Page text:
Here’s an example. Some years ago I was asked to speak at Indiana College in Indiana, Pennsylvania. It’s a state school, but it’s completely off the radar screen of prestige and power that go along with being a top-tier research institution. I was talking to a historian there who taught American History, and I said, “Tell me how you structure your class.” Shockingly, he said, “I do it on car models.” I said, “What?” He said, “Well, I teach it in terms of changing designs of cars in the twentieth century; it’s a way to help students get a sense of what was going on.” I thought, “You know he probably wouldn’t make it at Yale, but this is really interesting because of the way it restructured the normal discipline of the knowledge of American History.” And he could do that, he was free to do that, precisely because he knew that he would never make it at Yale. I thought this is really good.
TOJ : A lot of these institutions—I’m thinking of Taylor University, Wheaton College, the Biblical Institute of Los Angeles (Biola), or other places like them—were started to some degree as missionary schools. It seems that part of what you’re saying is that their missionary emphasis, to some extent, has been both positive and problematic, but that with all of the possibilities they offer for rethinking the disciplines in genuinely Christian ways, they tend to err when they forget the church. Is that what you mean when you say they are insufficiently ecclesial?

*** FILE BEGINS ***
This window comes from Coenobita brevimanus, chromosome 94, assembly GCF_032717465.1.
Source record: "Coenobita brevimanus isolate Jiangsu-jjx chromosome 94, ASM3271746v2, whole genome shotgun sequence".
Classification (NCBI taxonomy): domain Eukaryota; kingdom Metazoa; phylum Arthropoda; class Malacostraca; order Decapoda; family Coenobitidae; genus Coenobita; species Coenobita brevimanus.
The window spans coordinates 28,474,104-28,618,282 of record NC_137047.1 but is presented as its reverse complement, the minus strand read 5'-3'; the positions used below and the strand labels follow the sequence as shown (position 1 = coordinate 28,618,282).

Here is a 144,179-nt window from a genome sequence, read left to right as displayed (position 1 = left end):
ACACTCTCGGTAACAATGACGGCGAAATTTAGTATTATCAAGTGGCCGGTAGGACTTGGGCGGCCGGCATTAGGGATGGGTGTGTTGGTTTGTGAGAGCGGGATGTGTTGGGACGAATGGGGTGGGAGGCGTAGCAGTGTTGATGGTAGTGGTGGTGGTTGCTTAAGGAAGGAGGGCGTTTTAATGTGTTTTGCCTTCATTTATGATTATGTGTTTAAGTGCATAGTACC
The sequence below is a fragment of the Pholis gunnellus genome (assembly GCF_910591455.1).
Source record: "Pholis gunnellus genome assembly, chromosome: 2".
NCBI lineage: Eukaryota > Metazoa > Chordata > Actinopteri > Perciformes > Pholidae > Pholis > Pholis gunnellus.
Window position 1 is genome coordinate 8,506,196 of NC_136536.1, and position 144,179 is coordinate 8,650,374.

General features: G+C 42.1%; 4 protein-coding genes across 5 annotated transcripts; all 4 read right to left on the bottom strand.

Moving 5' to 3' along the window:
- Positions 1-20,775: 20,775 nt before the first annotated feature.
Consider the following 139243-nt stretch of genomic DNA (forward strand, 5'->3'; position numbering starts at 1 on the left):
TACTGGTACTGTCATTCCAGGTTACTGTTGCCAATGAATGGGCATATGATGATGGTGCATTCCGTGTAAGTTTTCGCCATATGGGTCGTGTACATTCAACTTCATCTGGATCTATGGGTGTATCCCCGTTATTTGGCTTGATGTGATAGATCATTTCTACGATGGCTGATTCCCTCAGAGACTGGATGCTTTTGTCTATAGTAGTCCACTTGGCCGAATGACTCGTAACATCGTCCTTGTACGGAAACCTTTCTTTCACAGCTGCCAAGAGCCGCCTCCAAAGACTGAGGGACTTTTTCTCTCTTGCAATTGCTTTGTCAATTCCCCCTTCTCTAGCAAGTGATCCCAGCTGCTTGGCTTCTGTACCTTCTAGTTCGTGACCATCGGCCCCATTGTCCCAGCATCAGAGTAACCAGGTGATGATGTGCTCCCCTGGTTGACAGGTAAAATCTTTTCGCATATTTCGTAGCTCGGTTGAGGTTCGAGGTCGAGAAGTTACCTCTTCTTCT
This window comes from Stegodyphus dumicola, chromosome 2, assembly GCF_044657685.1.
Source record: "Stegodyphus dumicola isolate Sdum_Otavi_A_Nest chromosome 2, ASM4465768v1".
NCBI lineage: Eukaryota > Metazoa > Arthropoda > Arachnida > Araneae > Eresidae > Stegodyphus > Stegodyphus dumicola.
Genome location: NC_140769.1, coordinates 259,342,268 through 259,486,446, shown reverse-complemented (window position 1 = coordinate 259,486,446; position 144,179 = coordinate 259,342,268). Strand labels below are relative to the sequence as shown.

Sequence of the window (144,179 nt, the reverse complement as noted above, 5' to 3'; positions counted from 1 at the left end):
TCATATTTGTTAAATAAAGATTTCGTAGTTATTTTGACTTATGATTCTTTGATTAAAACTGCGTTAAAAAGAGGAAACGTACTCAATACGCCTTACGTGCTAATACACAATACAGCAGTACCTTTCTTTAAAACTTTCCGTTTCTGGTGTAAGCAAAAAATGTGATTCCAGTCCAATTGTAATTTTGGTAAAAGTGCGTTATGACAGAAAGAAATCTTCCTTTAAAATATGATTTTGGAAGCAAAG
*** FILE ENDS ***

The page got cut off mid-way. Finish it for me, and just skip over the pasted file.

SH: It can be, but it’s also because they tend to be so propositionally oriented, that is, they are oriented by a strong articulation and devotion to personal Christian belief. Often people don’t quite get that when Christianity got turned into a religion of personal beliefs it found itself lodged within a very modernist mode. That’s exactly the kind of thing I’m trying to help us recover from.